Okay, we’re done here.
But seriously? Do we? Canada often gets criticized by everyone for not having enough patriotism. Like a school without school spirit, only a small fraction of Canada actually cares about how well the nation does at things, and an even smaller fraction root for them.
Unless it’s the Olympics. Specifically, the winter ones. We love winter sports because we’re good at them; we’re good at winter sports because we love them. It’s a joyously endless cycle.
So when our nation defeats a rival like the United States, one that has patrons all the time voicing their entitled opinion of how much better they are than we, should we be excited?
Yes, we should.
We should get excited for two weeks of every four years, because it’s awesome to get excited.
Our country is one of the greatest countries in the world. We take a lot of things for granted, and that’s okay. One thing we don’t have, though, is the aforementioned patriotism that we always get criticized for.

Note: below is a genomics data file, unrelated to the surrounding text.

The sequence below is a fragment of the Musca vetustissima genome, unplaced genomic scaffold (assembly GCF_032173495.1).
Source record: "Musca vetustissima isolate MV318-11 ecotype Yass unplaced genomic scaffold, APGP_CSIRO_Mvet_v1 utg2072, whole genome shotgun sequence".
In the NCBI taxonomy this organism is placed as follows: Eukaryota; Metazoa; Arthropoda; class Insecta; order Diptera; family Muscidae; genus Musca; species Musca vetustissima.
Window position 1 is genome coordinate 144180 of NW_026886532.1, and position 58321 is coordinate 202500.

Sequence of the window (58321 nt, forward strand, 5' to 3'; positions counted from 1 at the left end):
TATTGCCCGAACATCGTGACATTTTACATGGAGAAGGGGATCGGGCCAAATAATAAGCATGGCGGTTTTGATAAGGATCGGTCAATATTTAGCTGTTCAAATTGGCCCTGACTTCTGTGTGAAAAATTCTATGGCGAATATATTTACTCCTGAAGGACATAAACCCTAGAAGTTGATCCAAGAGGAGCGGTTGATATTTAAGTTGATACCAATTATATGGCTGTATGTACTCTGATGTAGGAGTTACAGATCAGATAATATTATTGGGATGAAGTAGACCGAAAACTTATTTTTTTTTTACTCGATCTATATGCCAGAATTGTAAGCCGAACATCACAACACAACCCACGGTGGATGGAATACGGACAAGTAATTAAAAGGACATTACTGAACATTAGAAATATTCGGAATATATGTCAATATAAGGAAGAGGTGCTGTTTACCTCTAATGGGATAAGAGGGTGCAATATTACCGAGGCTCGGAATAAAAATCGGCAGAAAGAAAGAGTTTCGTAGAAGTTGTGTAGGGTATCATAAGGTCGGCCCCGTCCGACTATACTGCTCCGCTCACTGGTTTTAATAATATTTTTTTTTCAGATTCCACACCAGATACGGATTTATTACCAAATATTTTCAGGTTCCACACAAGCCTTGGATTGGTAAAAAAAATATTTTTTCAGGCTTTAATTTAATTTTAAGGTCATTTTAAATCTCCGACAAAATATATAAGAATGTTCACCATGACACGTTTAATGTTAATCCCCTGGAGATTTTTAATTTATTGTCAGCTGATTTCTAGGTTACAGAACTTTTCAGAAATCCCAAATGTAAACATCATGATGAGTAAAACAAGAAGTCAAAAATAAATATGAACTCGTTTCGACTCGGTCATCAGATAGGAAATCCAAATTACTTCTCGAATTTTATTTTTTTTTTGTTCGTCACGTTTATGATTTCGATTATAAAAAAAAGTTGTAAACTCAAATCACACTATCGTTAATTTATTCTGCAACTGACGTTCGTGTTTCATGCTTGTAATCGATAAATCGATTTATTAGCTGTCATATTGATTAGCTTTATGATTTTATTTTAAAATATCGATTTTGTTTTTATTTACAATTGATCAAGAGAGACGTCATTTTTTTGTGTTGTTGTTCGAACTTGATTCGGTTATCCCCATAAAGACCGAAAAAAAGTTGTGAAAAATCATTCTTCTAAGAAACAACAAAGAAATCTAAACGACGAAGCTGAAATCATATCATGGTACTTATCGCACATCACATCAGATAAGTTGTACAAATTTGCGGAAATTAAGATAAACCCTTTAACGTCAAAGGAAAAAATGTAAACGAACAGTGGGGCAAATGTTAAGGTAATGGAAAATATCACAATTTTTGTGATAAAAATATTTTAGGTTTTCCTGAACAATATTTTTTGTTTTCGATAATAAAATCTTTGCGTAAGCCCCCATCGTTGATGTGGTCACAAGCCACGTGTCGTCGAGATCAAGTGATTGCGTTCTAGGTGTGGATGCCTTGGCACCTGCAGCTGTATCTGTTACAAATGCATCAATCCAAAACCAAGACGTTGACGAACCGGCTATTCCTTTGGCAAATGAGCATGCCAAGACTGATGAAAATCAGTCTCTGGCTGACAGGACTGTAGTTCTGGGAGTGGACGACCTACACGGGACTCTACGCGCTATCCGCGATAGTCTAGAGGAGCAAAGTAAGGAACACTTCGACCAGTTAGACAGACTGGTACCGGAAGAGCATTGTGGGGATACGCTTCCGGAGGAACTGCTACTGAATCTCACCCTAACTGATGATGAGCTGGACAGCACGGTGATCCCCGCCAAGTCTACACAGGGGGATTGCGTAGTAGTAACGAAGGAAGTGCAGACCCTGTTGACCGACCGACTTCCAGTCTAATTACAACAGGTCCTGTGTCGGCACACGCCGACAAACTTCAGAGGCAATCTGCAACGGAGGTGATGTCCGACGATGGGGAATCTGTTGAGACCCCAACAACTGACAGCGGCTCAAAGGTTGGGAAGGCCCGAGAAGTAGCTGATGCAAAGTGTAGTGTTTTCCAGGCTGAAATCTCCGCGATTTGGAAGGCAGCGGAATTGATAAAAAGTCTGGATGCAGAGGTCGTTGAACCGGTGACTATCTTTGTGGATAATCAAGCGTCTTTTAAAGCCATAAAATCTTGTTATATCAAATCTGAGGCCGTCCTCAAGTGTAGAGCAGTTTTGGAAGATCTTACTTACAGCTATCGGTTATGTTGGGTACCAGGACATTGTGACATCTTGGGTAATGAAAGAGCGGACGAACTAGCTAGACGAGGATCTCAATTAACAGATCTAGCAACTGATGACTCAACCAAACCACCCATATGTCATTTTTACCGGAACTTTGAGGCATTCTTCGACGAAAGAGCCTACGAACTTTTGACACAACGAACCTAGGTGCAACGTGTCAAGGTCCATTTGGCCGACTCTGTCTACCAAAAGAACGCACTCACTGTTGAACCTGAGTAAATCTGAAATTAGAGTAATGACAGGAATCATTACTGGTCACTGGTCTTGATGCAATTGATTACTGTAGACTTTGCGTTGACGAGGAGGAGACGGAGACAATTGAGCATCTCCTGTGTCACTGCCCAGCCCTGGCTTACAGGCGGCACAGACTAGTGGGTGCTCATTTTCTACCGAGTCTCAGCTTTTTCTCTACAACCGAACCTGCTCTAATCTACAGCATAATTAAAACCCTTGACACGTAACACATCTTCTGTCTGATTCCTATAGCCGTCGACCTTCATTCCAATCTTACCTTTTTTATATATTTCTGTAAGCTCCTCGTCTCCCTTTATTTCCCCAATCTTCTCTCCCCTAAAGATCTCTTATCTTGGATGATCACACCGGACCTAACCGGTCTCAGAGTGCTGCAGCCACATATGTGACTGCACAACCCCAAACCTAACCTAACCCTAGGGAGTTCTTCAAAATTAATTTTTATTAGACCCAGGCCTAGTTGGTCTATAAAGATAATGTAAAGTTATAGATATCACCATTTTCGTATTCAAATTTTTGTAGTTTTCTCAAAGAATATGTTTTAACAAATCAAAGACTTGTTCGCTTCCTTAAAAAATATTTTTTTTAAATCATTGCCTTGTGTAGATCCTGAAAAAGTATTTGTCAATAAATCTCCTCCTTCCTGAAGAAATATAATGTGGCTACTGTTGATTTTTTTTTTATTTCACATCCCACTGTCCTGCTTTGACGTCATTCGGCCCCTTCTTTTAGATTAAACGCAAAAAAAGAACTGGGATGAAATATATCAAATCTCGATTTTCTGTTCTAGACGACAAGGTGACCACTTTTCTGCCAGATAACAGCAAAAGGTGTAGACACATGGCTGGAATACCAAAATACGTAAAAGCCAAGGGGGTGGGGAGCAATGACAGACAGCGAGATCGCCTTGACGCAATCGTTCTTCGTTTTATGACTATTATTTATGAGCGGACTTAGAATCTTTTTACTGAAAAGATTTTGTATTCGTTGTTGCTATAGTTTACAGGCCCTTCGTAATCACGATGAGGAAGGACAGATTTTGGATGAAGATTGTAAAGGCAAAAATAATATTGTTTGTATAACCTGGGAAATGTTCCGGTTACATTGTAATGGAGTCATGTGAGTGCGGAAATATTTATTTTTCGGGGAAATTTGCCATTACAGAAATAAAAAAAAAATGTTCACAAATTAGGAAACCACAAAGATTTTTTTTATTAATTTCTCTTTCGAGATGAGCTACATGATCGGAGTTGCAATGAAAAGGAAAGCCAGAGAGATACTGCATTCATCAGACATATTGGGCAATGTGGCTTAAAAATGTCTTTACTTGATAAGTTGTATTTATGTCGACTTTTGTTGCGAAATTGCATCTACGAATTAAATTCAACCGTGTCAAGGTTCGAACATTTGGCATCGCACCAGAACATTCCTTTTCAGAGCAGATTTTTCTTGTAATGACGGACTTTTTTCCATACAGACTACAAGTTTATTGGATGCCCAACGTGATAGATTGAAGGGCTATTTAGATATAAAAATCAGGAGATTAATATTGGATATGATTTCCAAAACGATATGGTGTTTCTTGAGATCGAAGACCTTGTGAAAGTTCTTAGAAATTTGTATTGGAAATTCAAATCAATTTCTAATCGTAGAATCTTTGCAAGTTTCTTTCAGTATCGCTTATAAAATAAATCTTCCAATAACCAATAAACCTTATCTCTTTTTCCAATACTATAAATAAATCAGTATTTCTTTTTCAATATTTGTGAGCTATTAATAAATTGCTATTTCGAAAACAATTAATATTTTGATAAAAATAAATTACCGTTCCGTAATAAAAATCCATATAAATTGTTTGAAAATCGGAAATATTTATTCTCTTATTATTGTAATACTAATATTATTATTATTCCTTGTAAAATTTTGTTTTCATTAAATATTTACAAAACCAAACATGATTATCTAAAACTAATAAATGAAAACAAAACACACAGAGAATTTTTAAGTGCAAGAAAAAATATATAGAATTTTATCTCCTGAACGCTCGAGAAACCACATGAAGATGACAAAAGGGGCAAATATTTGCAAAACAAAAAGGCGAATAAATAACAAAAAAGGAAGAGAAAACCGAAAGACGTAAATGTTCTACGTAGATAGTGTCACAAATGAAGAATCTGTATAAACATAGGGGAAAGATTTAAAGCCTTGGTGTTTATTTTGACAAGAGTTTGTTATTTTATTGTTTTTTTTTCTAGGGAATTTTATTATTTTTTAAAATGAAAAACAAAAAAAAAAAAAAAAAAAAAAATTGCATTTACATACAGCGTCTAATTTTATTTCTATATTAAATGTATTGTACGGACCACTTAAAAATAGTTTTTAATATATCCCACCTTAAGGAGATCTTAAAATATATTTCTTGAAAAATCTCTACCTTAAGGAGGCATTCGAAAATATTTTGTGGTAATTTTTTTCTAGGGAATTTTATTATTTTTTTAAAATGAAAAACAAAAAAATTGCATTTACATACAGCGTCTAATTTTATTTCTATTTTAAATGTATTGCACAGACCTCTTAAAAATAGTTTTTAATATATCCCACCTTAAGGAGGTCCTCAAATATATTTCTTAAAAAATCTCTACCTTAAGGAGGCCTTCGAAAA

I don’t mean to single out Scott Hartnell, as I’m sure he didn’t mean it in this manner, but many are upset about the over-the-top gloating that Canadians do over Twitter (myself included, as in, I gloated about the win.)
The only reason we are getting criticized is because we normally don’t ever do such a thing. But when it’s about our biggest obsession, on the biggest stage for the arguably the biggest prize, I think we can reserve a little “classlessness” for that day.
Besides, it’s hilarious. It’s probably not the best thing to take joy in other people’s tears. Kind of reminds me of this (of course, Canada is Cartman.)
But, the way I’m justifying it (and it’s probably an unjust way, but stick with me) is that the States would do the same thing to us (and they might even tomorrow.)
When we, as Canadians, get to celebrate wins in the most important sport to us in the world in hockey, I think we should be granted a little bit of leeway.
Besides, if the U.S. defeats Canada tomorrow, expect way more of a backlash in terms of classlessness. Sure, I’ll be mad at the time and think that it’s uncalled for, but that’s sports. We get passionate, sometimes out of control and we want the world to hear. Thank goodness for Twitter.